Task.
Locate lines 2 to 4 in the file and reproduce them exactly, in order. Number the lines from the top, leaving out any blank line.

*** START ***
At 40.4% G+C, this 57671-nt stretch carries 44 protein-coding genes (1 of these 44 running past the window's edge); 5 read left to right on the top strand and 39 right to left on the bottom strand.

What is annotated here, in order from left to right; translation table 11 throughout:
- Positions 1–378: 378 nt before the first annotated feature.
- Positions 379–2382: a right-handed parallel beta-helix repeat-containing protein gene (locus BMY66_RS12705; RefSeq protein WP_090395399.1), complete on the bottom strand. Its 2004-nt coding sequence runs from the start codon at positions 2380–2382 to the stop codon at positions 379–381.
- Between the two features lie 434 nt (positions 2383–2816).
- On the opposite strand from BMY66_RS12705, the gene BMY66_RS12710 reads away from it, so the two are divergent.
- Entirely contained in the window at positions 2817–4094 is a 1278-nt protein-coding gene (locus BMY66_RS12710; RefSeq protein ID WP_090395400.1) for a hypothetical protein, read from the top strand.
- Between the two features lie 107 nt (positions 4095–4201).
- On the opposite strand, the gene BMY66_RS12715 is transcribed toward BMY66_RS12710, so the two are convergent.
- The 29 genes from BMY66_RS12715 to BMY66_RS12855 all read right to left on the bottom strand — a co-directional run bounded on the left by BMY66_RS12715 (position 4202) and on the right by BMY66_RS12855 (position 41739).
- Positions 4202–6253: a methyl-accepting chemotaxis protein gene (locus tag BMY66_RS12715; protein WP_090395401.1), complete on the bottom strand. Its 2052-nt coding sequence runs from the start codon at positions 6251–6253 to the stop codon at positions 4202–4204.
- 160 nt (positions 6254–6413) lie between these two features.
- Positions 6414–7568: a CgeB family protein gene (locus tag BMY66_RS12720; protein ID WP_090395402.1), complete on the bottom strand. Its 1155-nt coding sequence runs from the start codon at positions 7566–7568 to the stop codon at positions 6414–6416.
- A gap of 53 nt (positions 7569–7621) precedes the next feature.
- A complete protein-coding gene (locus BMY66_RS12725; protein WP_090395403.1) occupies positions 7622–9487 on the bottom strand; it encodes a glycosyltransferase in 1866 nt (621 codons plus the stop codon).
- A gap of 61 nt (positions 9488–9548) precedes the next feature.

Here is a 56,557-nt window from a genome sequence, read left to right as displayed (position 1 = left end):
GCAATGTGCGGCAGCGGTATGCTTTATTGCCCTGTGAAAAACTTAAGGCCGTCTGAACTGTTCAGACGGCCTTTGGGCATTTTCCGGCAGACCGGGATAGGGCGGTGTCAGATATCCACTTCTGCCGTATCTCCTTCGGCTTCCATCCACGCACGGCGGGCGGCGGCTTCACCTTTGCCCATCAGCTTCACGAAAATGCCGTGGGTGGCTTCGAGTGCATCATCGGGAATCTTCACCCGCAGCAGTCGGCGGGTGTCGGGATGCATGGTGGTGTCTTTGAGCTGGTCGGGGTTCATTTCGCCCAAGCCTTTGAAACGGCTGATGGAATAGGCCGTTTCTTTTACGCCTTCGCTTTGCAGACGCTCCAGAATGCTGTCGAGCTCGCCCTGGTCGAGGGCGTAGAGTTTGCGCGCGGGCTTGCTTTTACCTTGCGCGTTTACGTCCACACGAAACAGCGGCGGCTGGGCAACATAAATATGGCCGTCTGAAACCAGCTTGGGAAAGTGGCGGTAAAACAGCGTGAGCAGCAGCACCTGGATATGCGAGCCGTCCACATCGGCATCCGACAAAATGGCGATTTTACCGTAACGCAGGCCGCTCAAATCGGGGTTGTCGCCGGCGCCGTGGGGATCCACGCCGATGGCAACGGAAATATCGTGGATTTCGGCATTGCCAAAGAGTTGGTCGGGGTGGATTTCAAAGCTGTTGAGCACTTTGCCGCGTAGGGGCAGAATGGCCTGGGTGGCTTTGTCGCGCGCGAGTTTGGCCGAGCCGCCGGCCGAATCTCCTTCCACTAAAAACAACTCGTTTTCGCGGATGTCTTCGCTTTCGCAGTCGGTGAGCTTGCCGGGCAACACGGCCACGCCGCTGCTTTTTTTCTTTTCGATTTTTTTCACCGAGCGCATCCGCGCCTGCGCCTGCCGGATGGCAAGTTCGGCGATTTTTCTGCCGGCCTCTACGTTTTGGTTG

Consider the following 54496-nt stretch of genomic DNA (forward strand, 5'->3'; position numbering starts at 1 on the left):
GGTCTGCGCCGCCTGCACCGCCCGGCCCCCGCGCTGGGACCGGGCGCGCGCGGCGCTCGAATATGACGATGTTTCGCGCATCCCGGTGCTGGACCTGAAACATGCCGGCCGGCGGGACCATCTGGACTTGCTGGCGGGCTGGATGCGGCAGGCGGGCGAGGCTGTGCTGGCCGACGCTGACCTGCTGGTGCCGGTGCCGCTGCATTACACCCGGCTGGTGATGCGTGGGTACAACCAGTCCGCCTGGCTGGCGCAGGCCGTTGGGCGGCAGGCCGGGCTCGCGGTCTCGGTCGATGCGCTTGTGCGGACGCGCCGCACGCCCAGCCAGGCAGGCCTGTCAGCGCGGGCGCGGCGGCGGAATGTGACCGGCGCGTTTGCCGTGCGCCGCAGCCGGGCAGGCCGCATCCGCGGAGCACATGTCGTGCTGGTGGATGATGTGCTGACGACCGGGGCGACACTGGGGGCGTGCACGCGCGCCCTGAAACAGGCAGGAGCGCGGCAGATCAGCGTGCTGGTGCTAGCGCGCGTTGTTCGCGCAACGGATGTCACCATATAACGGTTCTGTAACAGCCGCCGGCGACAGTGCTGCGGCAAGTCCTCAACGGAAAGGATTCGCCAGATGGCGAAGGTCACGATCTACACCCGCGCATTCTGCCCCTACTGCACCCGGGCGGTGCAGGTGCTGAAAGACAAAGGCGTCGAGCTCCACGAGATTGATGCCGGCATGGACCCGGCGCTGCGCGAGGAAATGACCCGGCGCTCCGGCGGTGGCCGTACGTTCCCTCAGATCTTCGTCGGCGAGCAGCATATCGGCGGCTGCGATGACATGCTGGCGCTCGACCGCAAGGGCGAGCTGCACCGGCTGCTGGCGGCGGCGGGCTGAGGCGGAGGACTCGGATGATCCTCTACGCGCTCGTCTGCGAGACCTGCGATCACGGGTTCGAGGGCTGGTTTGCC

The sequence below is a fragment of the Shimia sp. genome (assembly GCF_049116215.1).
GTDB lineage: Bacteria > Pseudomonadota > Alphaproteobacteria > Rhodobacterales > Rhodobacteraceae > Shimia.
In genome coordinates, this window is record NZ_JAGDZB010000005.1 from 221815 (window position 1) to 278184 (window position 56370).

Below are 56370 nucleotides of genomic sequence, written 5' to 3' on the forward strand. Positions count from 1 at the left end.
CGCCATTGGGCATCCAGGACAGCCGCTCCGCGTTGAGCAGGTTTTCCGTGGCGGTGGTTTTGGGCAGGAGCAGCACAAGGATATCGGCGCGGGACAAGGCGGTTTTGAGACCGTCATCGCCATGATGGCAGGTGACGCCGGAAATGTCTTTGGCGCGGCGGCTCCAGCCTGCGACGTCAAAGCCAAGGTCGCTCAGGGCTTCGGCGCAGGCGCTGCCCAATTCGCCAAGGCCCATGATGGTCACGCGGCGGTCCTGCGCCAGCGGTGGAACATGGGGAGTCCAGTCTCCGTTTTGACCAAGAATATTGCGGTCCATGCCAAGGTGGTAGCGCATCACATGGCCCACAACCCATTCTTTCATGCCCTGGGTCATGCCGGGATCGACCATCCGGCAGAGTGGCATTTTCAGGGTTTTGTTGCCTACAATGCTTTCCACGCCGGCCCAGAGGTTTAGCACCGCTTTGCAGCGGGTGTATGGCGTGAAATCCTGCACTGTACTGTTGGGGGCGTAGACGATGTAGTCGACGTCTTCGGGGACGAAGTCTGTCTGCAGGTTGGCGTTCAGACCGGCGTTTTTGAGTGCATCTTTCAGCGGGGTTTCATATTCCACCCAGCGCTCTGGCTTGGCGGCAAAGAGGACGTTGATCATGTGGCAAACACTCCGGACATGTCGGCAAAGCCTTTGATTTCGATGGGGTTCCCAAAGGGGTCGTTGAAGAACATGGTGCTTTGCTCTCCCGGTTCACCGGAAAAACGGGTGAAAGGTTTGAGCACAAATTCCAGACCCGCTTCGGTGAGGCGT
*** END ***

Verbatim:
What is annotated here, in order from left to right; translation table 11 throughout:
- Positions 1–378: 378 nt before the first annotated feature.
- Positions 379–2382: a right-handed parallel beta-helix repeat-containing protein gene (locus BMY66_RS12705; RefSeq protein WP_090395399.1), complete on the bottom strand. Its 2004-nt coding sequence runs from the start codon at positions 2380–2382 to the stop codon at positions 379–381.